"Jurassic World: Dominion" and "The King's Daughter" tied for third-worst speculative fiction films with three each. Both also qualify as bad political films, although just barely in the case of "Jurassic World: Dominion" Its satirical look at tech billionaires isn't as deft as "Glass Onion: A Knives Out Mystery" and government agencies barely make cameos. On the other hand, Louis XIV plays a major role in "The King's Daughter," which is also a fantasy involving mermaids and the search for immortality. Hmm, that sounds familiar, even more so since Scodelario starred in the next installment of the franchise.
The other speculative fiction nominees are "Firestarter" with two nominations and "Marmaduke," "Samaritan," and "The Requin" with one each. Eight bad fantasy, horror, superhero, and science fiction films! Add in two nominations for "The 355," a badly executed action movie with an interesting concept and the Razzies found nine genre films worth mocking.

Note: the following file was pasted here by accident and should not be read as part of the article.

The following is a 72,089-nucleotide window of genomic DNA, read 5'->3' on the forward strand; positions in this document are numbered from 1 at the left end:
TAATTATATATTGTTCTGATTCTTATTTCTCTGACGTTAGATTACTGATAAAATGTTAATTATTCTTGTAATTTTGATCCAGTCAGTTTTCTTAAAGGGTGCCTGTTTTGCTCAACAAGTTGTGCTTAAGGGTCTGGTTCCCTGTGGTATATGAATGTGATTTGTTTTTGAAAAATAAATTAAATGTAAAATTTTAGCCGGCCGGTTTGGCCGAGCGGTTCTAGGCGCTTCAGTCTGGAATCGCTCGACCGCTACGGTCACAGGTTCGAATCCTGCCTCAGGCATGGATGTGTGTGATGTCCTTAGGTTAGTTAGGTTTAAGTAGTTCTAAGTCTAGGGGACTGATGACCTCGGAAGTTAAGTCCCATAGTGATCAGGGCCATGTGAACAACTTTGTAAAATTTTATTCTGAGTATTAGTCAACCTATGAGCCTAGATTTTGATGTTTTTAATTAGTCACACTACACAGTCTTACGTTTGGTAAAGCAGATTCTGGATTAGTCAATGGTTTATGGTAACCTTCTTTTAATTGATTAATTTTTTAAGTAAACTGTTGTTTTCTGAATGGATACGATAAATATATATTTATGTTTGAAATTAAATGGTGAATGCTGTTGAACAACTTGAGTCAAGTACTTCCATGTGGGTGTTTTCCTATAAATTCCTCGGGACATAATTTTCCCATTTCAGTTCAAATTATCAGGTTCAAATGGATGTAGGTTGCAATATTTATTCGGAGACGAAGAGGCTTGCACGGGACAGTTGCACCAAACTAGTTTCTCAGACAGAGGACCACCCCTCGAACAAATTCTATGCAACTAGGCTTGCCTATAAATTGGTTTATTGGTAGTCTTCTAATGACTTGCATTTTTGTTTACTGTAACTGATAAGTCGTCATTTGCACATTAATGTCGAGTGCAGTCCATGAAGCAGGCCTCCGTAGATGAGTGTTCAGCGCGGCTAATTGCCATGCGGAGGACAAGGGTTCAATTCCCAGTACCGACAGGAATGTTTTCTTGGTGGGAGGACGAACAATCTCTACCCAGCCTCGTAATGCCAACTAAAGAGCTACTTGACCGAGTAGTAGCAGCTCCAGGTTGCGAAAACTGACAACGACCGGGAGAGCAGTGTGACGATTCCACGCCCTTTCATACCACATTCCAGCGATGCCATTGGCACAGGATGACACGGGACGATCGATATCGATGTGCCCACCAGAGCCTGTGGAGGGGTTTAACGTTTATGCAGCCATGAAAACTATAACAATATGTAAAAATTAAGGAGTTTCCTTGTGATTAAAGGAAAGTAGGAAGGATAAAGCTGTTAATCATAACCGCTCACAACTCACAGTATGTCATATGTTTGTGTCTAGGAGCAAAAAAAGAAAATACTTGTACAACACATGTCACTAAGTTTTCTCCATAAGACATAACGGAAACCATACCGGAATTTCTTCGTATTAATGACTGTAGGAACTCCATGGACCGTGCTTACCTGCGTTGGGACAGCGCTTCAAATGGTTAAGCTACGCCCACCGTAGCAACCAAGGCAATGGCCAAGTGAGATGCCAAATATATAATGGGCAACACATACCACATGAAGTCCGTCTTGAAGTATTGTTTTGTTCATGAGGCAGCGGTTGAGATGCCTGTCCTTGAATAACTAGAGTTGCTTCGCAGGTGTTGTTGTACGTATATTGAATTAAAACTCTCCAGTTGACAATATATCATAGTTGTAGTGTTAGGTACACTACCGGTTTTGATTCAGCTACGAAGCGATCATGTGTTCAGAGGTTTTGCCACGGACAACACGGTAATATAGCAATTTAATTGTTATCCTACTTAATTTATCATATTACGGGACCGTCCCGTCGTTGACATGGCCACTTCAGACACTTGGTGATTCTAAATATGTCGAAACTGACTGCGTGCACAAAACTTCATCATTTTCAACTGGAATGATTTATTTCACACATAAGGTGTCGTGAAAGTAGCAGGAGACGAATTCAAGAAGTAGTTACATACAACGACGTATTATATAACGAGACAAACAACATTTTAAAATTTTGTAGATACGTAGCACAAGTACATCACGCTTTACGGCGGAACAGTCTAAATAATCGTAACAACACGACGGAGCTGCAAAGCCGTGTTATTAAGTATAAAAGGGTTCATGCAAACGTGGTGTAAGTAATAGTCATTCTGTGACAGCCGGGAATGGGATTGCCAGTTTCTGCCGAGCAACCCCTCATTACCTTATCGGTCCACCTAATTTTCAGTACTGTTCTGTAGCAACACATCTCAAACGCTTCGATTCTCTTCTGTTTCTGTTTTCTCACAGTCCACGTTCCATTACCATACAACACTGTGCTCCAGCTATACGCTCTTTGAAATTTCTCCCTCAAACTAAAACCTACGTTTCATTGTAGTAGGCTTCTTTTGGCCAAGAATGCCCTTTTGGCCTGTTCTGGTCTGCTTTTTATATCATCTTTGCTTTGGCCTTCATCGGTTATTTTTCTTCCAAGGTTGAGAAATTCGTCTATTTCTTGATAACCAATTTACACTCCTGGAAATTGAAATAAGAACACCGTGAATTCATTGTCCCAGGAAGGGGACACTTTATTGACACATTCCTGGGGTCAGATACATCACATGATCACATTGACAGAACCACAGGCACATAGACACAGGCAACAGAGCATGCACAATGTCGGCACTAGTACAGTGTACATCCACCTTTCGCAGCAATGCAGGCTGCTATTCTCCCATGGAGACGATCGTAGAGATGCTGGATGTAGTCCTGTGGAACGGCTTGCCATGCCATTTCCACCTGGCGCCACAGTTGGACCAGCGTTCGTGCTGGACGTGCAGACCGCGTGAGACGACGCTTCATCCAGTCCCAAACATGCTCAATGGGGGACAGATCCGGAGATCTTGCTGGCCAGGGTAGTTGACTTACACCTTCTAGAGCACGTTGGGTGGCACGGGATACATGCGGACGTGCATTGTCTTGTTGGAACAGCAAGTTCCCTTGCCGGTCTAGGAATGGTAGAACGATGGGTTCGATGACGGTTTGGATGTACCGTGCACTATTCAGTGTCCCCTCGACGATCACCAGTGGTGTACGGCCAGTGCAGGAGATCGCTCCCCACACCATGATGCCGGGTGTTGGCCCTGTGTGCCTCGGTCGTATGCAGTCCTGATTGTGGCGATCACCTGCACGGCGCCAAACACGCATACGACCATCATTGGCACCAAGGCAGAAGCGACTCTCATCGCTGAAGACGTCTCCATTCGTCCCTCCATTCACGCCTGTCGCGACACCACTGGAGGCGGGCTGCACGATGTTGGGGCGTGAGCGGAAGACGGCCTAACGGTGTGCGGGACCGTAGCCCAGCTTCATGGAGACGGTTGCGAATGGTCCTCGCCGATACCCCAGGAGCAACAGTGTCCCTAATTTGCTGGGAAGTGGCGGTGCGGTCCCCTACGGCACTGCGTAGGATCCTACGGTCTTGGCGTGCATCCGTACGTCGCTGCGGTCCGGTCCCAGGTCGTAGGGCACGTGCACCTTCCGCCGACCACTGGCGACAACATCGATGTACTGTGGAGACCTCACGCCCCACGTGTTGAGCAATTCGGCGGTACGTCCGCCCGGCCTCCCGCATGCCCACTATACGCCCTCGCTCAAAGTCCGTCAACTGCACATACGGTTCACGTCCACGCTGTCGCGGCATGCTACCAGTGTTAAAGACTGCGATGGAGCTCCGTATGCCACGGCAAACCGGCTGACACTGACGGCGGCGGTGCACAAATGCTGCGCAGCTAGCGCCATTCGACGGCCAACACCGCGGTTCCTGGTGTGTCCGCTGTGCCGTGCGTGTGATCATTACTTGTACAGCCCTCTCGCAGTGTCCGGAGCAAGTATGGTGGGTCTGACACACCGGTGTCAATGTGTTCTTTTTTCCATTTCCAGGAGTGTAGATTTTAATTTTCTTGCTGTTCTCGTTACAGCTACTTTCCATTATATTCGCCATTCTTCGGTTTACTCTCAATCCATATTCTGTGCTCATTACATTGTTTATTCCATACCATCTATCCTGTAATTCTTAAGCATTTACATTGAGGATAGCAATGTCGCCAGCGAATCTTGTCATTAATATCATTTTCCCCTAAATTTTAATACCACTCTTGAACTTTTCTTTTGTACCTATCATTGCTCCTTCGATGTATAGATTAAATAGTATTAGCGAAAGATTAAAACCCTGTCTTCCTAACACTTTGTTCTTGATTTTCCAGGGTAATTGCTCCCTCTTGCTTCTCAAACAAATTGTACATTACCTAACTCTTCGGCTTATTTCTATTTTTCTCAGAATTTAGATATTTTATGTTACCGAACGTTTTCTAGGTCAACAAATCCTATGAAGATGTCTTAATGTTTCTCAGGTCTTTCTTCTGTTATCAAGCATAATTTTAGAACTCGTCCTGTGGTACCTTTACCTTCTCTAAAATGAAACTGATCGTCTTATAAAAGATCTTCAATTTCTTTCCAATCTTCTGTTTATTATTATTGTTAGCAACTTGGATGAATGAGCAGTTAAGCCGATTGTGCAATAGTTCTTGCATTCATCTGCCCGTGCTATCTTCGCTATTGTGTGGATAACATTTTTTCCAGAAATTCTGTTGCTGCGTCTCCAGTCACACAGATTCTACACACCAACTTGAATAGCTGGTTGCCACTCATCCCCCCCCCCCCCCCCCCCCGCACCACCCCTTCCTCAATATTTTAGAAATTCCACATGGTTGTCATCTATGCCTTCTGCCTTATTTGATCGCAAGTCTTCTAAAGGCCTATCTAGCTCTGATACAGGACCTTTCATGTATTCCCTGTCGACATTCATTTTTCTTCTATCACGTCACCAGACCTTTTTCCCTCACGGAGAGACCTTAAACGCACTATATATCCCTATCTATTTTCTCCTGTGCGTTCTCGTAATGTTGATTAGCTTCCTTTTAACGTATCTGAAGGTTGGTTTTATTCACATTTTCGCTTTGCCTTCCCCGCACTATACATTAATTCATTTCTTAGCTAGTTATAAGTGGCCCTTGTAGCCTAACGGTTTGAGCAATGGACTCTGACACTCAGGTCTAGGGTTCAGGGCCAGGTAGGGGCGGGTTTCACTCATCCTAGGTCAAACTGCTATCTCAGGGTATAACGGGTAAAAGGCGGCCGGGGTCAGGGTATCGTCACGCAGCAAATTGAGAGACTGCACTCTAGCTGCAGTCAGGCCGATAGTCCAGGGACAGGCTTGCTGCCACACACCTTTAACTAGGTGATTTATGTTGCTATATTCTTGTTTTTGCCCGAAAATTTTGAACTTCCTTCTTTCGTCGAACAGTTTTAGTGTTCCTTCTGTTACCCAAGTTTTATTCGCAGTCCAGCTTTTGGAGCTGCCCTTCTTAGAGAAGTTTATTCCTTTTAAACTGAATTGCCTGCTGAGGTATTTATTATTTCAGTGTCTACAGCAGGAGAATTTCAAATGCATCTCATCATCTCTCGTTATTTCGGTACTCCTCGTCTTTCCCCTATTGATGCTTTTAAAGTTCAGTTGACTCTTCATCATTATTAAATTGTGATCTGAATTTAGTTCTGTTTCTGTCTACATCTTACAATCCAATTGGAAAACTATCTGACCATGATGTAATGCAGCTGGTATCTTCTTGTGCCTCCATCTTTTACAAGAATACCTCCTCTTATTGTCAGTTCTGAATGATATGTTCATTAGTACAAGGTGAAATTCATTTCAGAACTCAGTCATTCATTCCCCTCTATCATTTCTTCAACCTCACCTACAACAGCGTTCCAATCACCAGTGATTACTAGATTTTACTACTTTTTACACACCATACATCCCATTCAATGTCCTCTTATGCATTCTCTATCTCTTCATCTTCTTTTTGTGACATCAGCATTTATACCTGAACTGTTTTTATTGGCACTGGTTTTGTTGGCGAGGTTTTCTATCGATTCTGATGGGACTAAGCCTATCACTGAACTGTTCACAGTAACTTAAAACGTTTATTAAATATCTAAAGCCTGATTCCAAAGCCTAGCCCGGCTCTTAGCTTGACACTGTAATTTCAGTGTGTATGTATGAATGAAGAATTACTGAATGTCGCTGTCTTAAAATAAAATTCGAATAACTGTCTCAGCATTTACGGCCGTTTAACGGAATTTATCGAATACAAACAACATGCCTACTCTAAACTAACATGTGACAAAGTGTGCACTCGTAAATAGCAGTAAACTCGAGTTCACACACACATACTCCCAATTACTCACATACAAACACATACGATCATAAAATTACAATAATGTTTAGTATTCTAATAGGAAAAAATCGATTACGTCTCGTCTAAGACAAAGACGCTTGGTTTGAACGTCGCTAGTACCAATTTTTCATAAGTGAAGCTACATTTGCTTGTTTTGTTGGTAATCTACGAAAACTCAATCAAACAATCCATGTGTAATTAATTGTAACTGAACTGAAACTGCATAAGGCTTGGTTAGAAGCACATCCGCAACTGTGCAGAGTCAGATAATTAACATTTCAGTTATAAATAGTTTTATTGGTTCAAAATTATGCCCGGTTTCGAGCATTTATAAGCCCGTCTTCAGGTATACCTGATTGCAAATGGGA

None of these were the big losers. That goes to a historical drama, "Blonde" about Marylin Monroe, and a contemporary comedy, "Good Mourning." The latter's nominations can easily be explained by "there is nothing unfunnier than a bad comedy." I'm turning to John Campea's The 2023 Razzie Nominations Are Here to explain why "Blonde" earned eight nominations.
The Golden Raspberry Awards (also known as the Razzies and Razzie Awards) is a parody award show honoring the worst of cinematic under-achievements.
First, "Blonde" is an unpleasant film, even if it's technically proficient and Ana de Armas, who is nominated for a BAFTA Award and was nominated for an Oscar this morning, acted brilliantly. At least the Razzies indirectly addressed its misogynistic tendencies by nominating Andrew Dominik & His Issues with Women for Worst Screen Couple. Second, people shouldn't take the Razzies seriously; they are intentionally a joke.
While my prediction for "Morbius" came true, another did not.
As for "2000 Mules," I fully expect it to be nominated for several Razzies and it will deserve every nomination.
Nope, completely ignored. Maybe that's for the best. Being completely ignored is what that bad documentary and its creator deserve.
In this episode we take a look at Party city and discuss their recent bankruptcy filing and the challenges they are facing.